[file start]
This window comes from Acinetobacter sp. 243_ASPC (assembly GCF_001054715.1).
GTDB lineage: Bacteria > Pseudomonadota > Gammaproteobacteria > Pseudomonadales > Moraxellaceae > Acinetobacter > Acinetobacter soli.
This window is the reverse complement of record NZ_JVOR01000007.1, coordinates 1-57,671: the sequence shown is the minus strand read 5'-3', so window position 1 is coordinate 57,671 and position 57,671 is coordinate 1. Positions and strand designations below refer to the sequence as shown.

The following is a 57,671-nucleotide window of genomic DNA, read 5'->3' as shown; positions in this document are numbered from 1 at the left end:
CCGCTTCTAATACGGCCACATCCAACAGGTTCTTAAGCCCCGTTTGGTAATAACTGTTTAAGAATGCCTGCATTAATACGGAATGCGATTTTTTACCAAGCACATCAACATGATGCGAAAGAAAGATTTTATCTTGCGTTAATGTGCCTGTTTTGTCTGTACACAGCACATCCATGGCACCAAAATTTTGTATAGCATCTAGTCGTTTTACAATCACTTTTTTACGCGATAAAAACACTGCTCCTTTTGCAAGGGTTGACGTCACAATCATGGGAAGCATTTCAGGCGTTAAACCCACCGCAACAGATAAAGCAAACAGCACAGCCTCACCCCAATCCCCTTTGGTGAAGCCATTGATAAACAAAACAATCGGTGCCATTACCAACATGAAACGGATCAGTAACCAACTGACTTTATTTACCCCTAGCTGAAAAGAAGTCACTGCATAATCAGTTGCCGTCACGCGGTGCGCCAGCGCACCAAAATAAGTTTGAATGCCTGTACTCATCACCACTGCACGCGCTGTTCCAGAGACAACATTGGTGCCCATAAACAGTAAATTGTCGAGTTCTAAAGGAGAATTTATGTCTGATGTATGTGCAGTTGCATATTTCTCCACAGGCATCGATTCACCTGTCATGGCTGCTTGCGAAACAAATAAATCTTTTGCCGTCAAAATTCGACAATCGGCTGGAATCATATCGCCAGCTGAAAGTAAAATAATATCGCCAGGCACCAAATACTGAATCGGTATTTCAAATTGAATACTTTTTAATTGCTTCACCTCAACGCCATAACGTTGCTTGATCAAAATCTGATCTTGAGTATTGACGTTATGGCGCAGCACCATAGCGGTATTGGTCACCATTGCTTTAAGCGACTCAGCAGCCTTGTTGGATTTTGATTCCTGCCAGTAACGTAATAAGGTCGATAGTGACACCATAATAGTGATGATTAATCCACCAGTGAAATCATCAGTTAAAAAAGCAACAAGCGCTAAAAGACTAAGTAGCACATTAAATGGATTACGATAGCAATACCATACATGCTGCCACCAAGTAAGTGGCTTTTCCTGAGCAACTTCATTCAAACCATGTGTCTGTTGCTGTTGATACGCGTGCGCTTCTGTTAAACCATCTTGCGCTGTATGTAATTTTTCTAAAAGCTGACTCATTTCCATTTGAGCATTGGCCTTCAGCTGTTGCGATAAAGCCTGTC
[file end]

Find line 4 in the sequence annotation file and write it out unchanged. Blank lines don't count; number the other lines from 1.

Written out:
The following is a 57,671-nucleotide window of genomic DNA, read 5'->3' as shown; positions in this document are numbered from 1 at the left end: